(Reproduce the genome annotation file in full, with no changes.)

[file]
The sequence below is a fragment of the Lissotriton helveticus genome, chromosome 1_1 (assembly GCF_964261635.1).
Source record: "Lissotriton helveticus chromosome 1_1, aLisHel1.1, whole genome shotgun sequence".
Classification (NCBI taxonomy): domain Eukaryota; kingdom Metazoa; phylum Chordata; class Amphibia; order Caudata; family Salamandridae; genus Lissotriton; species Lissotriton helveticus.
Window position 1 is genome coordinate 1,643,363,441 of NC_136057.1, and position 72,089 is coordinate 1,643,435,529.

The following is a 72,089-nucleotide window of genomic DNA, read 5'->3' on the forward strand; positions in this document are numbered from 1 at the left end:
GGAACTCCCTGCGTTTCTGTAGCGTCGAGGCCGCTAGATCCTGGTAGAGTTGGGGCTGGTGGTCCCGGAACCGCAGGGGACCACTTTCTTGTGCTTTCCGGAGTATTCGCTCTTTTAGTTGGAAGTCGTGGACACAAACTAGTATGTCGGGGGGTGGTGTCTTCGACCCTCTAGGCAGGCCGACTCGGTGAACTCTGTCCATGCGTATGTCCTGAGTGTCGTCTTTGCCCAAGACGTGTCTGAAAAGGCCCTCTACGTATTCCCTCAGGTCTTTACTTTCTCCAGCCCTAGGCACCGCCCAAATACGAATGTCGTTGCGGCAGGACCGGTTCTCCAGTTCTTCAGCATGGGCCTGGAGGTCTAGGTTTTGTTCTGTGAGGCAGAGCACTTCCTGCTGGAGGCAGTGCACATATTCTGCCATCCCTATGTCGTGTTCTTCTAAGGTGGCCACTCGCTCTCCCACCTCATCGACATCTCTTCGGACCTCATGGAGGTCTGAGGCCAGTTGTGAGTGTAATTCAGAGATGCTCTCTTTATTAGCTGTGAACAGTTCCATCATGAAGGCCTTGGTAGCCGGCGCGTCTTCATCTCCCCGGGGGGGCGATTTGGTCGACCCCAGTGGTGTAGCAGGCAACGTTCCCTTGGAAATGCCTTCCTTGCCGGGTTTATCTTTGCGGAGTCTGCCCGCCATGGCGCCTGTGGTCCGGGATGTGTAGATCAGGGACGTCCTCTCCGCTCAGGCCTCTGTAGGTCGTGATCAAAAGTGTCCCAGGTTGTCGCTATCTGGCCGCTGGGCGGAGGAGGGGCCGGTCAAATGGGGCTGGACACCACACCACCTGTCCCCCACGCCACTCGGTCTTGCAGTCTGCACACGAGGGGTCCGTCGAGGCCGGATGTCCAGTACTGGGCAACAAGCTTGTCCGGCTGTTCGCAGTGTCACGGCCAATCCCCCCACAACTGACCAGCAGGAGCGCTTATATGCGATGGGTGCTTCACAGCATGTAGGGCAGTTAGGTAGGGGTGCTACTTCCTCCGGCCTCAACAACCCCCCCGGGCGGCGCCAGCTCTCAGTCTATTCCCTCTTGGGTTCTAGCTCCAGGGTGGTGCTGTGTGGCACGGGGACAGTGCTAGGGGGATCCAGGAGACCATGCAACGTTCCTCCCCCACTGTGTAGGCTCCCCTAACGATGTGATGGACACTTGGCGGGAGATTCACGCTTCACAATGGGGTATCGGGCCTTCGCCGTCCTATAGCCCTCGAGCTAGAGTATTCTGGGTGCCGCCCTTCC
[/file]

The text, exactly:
The sequence below is a fragment of the Lissotriton helveticus genome, chromosome 1_1 (assembly GCF_964261635.1).
Source record: "Lissotriton helveticus chromosome 1_1, aLisHel1.1, whole genome shotgun sequence".
Classification (NCBI taxonomy): domain Eukaryota; kingdom Metazoa; phylum Chordata; class Amphibia; order Caudata; family Salamandridae; genus Lissotriton; species Lissotriton helveticus.
Window position 1 is genome coordinate 1,643,363,441 of NC_136057.1, and position 72,089 is coordinate 1,643,435,529.

The following is a 72,089-nucleotide window of genomic DNA, read 5'->3' on the forward strand; positions in this document are numbered from 1 at the left end:
GGAACTCCCTGCGTTTCTGTAGCGTCGAGGCCGCTAGATCCTGGTAGAGTTGGGGCTGGTGGTCCCGGAACCGCAGGGGACCACTTTCTTGTGCTTTCCGGAGTATTCGCTCTTTTAGTTGGAAGTCGTGGACACAAACTAGTATGTCGGGGGGTGGTGTCTTCGACCCTCTAGGCAGGCCGACTCGGTGAACTCTGTCCATGCGTATGTCCTGAGTGTCGTCTTTGCCCAAGACGTGTCTGAAAAGGCCCTCTACGTATTCCCTCAGGTCTTTACTTTCTCCAGCCCTAGGCACCGCCCAAATACGAATGTCGTTGCGGCAGGACCGGTTCTCCAGTTCTTCAGCATGGGCCTGGAGGTCTAGGTTTTGTTCTGTGAGGCAGAGCACTTCCTGCTGGAGGCAGTGCACATATTCTGCCATCCCTATGTCGTGTTCTTCTAAGGTGGCCACTCGCTCTCCCACCTCATCGACATCTCTTCGGACCTCATGGAGGTCTGAGGCCAGTTGTGAGTGTAATTCAGAGATGCTCTCTTTATTAGCTGTGAACAGTTCCATCATGAAGGCCTTGGTAGCCGGCGCGTCTTCATCTCCCCGGGGGGGCGATTTGGTCGACCCCAGTGGTGTAGCAGGCAACGTTCCCTTGGAAATGCCTTCCTTGCCGGGTTTATCTTTGCGGAGTCTGCCCGCCATGGCGCCTGTGGTCCGGGATGTGTAGATCAGGGACGTCCTCTCCGCTCAGGCCTCTGTAGGTCGTGATCAAAAGTGTCCCAGGTTGTCGCTATCTGGCCGCTGGGCGGAGGAGGGGCCGGTCAAATGGGGCTGGACACCACACCACCTGTCCCCCACGCCACTCGGTCTTGCAGTCTGCACACGAGGGGTCCGTCGAGGCCGGATGTCCAGTACTGGGCAACAAGCTTGTCCGGCTGTTCGCAGTGTCACGGCCAATCCCCCCACAACTGACCAGCAGGAGCGCTTATATGCGATGGGTGCTTCACAGCATGTAGGGCAGTTAGGTAGGGGTGCTACTTCCTCCGGCCTCAACAACCCCCCCGGGCGGCGCCAGCTCTCAGTCTATTCCCTCTTGGGTTCTAGCTCCAGGGTGGTGCTGTGTGGCACGGGGACAGTGCTAGGGGGATCCAGGAGACCATGCAACGTTCCTCCCCCACTGTGTAGGCTCCCCTAACGATGTGATGGACACTTGGCGGGAGATTCACGCTTCACAATGGGGTATCGGGCCTTCGCCGTCCTATAGCCCTCGAGCTAGAGTATTCTGGGTGCCGCCCTTCC